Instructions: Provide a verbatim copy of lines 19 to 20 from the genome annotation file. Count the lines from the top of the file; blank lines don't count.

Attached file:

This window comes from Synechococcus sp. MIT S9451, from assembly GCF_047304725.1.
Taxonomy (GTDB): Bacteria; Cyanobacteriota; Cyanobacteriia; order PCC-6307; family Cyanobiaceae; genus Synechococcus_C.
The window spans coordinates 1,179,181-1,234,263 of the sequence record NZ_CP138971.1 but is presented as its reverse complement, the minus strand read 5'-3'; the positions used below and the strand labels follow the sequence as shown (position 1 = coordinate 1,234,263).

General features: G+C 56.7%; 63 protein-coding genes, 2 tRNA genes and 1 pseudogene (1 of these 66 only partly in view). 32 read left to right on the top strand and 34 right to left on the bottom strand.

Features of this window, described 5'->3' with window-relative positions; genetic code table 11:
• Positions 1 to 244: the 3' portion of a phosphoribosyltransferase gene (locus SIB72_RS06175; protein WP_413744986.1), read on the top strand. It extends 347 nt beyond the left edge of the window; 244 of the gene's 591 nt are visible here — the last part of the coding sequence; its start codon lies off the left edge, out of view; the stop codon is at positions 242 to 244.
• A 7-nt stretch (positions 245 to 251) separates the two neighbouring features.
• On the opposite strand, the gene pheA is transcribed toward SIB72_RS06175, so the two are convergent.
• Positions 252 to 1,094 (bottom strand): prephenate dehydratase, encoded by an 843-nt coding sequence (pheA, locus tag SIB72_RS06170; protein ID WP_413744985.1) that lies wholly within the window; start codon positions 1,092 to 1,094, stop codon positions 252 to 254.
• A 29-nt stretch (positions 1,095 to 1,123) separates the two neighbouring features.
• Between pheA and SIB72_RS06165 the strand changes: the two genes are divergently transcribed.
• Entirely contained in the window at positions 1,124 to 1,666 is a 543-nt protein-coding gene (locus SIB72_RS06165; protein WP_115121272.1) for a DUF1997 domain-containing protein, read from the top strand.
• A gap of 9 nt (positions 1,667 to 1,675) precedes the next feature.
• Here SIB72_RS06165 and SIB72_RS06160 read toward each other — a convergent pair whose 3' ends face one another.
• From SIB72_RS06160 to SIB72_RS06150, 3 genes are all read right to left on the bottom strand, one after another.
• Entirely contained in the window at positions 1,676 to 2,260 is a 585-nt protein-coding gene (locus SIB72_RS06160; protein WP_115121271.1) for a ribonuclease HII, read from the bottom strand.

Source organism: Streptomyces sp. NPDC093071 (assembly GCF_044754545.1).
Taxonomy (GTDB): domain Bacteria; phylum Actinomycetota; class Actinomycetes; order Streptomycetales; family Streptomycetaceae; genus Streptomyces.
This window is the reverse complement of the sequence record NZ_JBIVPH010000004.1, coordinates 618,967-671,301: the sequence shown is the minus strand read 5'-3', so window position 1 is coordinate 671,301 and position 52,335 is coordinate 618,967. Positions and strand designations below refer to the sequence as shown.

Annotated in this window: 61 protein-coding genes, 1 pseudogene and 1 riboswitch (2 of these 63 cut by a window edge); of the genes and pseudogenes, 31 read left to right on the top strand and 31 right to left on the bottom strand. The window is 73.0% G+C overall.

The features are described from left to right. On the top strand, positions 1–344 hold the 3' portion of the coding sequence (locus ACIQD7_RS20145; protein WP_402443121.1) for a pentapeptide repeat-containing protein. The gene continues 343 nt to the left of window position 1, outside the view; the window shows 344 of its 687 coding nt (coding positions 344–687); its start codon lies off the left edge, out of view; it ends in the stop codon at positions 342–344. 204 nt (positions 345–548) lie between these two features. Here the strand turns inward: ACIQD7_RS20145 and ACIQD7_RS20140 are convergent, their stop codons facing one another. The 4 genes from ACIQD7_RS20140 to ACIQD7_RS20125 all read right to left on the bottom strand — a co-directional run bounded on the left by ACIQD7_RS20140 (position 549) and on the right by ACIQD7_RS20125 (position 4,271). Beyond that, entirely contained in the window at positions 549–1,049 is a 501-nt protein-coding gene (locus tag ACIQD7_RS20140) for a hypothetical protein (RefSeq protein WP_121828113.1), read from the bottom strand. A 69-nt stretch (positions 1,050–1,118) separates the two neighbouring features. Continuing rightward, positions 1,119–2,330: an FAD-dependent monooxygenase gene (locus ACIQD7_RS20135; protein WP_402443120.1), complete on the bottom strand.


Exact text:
This window is the reverse complement of the sequence record NZ_JBIVPH010000004.1, coordinates 618,967-671,301: the sequence shown is the minus strand read 5'-3', so window position 1 is coordinate 671,301 and position 52,335 is coordinate 618,967. Positions and strand designations below refer to the sequence as shown.

Annotated in this window: 61 protein-coding genes, 1 pseudogene and 1 riboswitch (2 of these 63 cut by a window edge); of the genes and pseudogenes, 31 read left to right on the top strand and 31 right to left on the bottom strand. The window is 73.0% G+C overall.